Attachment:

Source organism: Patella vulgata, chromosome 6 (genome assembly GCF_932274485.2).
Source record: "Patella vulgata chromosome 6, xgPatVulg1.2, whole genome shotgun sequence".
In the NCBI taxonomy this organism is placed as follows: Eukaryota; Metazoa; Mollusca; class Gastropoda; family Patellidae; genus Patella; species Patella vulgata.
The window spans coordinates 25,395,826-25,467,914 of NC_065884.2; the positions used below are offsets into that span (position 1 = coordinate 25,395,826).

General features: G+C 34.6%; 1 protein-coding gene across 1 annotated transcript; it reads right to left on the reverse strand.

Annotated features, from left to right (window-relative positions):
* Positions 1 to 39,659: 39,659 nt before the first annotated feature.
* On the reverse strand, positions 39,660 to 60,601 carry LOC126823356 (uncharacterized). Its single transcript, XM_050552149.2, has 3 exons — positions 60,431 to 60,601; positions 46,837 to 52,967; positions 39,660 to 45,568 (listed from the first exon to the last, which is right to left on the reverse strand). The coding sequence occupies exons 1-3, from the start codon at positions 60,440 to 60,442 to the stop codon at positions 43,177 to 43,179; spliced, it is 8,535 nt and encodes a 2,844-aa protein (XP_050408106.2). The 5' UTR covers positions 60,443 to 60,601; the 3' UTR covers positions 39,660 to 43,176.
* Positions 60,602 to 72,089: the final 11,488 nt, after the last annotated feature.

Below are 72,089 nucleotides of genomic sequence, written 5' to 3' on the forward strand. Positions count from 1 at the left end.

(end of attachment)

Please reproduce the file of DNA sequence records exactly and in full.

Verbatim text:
Source organism: Patella vulgata, chromosome 6 (genome assembly GCF_932274485.2).
Source record: "Patella vulgata chromosome 6, xgPatVulg1.2, whole genome shotgun sequence".
In the NCBI taxonomy this organism is placed as follows: Eukaryota; Metazoa; Mollusca; class Gastropoda; family Patellidae; genus Patella; species Patella vulgata.
The window spans coordinates 25,395,826-25,467,914 of NC_065884.2; the positions used below are offsets into that span (position 1 = coordinate 25,395,826).

General features: G+C 34.6%; 1 protein-coding gene across 1 annotated transcript; it reads right to left on the reverse strand.

Annotated features, from left to right (window-relative positions):
* Positions 1 to 39,659: 39,659 nt before the first annotated feature.
* On the reverse strand, positions 39,660 to 60,601 carry LOC126823356 (uncharacterized). Its single transcript, XM_050552149.2, has 3 exons — positions 60,431 to 60,601; positions 46,837 to 52,967; positions 39,660 to 45,568 (listed from the first exon to the last, which is right to left on the reverse strand). The coding sequence occupies exons 1-3, from the start codon at positions 60,440 to 60,442 to the stop codon at positions 43,177 to 43,179; spliced, it is 8,535 nt and encodes a 2,844-aa protein (XP_050408106.2). The 5' UTR covers positions 60,443 to 60,601; the 3' UTR covers positions 39,660 to 43,176.
* Positions 60,602 to 72,089: the final 11,488 nt, after the last annotated feature.

Below are 72,089 nucleotides of genomic sequence, written 5' to 3' on the forward strand. Positions count from 1 at the left end.